Tatlin, Vladimir Yevgrafovich

Tatlin, Vladimir Yevgrafovich

▪ Russian sculptor

born Dec. 16 [Dec. 28, New Style], 1885, Kharkov, Russian Empire [now in Ukraine]
died May 31, 1953, Moscow, Russia, U.S.S.R.
 Ukrainian painter, sculptor, and architect remembered for his visionary “Monument to the Third International” in Moscow, 1920.

      Tatlin was educated at the Moscow Academy of Fine Arts, graduating in 1910. Late in 1913 he went to Paris, where he visited Pablo Picasso, whose reliefs in sheet iron, wood, and cardboard made a deep impression on him. Returning to Moscow, Tatlin created constructions that he called “painting reliefs,” which he exhibited at a Futurist exhibition held in Petrograd (now St. Petersburg) in February 1915. He became the leader of a group of Moscow artists who tried to apply engineering techniques to the construction of sculpture. This developed into a movement known as Constructivism (q.v.).

      This type of avant-garde art continued for a brief period after the Russian Revolution of 1917, during which time Tatlin created his most famous work—the “Monument to the Third International,” which was one of the first buildings conceived entirely in abstract terms. It was commissioned in 1919 by the department of fine arts and exhibited in the form of a model 22 feet (6.7 m) high at the exhibition of the VIII Congress of the Soviets in December 1920. A striking design, it consisted of a leaning spiral iron framework supporting a glass cylinder, a glass cone, and a glass cube, each of which could be rotated at different speeds. The monument's interior would have contained halls for lectures, conferences, and other activities. The monument was to be the world's tallest structure—more than 1,300 feet (396 m) tall—but it was never built owing to the Soviet government's disapproval of nonfigurative art.

      About 1927 Tatlin began experimentation with a glider that resembled a giant insect. The glider, which he called Letatlin, never flew, but it engaged his interest throughout his later life. After 1933 he worked largely as a stage designer.

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Universalium. 2010.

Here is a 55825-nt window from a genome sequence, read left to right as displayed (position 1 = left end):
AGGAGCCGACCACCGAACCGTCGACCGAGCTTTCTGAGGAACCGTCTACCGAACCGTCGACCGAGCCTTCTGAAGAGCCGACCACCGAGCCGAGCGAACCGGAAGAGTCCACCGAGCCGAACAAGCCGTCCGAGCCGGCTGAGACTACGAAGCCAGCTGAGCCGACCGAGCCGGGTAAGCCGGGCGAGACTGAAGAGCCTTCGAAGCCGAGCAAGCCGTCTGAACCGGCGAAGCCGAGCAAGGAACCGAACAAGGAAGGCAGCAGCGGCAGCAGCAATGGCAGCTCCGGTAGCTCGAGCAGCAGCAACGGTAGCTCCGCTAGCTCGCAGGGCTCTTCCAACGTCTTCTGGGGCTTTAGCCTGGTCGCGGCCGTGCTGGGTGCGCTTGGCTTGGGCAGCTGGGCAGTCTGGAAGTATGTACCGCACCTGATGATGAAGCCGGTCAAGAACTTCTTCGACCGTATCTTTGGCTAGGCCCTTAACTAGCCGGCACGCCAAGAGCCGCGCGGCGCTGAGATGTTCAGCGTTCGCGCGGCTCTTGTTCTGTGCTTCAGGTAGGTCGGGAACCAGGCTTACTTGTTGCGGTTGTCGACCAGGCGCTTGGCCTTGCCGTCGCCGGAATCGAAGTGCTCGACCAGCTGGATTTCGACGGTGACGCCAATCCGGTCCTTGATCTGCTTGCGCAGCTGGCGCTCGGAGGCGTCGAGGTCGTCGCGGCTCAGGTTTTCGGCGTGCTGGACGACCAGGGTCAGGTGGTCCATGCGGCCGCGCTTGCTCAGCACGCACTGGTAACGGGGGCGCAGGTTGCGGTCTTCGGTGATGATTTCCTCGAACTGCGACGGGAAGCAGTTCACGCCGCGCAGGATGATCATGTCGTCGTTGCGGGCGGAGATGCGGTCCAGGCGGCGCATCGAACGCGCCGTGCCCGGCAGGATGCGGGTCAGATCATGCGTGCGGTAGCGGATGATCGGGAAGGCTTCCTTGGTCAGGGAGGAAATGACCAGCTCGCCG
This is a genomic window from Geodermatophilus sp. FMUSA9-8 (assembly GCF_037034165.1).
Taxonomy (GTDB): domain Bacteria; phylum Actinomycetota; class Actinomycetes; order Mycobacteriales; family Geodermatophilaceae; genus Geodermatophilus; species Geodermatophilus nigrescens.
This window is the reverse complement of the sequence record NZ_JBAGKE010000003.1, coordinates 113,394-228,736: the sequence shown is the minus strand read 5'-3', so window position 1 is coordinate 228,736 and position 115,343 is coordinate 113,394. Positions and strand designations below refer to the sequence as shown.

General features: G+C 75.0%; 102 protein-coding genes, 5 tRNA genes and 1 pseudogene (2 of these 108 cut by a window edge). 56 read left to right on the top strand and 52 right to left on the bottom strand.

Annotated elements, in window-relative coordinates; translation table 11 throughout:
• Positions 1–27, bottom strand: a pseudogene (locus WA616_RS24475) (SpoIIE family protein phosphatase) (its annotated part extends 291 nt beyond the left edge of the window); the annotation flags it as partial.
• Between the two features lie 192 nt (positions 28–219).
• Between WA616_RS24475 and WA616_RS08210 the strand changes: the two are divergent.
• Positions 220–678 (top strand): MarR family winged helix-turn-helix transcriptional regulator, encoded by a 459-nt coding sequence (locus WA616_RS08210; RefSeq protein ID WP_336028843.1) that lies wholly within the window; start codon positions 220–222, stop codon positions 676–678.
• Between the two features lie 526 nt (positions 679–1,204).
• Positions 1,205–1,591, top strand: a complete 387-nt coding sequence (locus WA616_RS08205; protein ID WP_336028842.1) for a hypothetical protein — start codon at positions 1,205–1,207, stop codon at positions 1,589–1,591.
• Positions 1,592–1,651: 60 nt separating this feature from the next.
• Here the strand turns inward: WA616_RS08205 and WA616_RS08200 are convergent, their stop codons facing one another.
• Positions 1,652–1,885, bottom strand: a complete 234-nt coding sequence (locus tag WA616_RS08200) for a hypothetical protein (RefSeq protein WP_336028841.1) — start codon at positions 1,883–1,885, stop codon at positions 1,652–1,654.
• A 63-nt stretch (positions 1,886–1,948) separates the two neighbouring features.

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  • Tatlin, Vladimir (Yevgráfovich) — (16 dic. 1885, Járkov, Imperio ruso–31 may. 1953, Moscú, URSS). Escultor y pintor ucraniano. Luego de una visita a París (1914), se convirtió en el líder de un grupo de artistas moscovitas que buscaban aplicar técnicas de ingeniería a la… …   Enciclopedia Universal

  • Tatlin, Vladimir (Yevgrafovich) — born Dec. 16, 1885, Kharkov, Russian Empire died May 31, 1953, Moscow, U.S.S.R. Ukrainian sculptor and painter. After a visit to Paris (1914), he became the leader of a group of Moscow artists who sought to apply engineering techniques to… …   Universalium

  • Vladimir Yevgrafovich Tatlin — Wladimir Jewgrafowitsch Tatlin (russisch Владимир Евграфович Татлин, wiss. Transliteration Vladimir Evgrafovič Tatlin; * 16.jul./ 28. Dezember 1885greg. in Moskau; † 31. Mai 1953 ebd.) war ein russischer Maler. Neben Kasimir Malewitsch prägte er… …   Deutsch Wikipedia

  • Vladímir Tatlin — Vladímir Yevgráfovich Tatlin (Владимир Евграфович Татлин), (28 de diciembre de 1885 Járkov, Ucrania, † 31 de mayo de 1953 Moscú); fue un pintor y escultor ruso, constructivista, que abarcó múltiples facetas: escultura, pintura, proyectos… …   Wikipedia Español

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  • constructivism — constructivist, n., adj. /keuhn struk teuh viz euhm/, n. (sometimes cap.) 1. Fine Arts. a nonrepresentational style of art developed by a group of Russian artists principally in the early 20th century, characterized chiefly by a severely formal… …   Universalium

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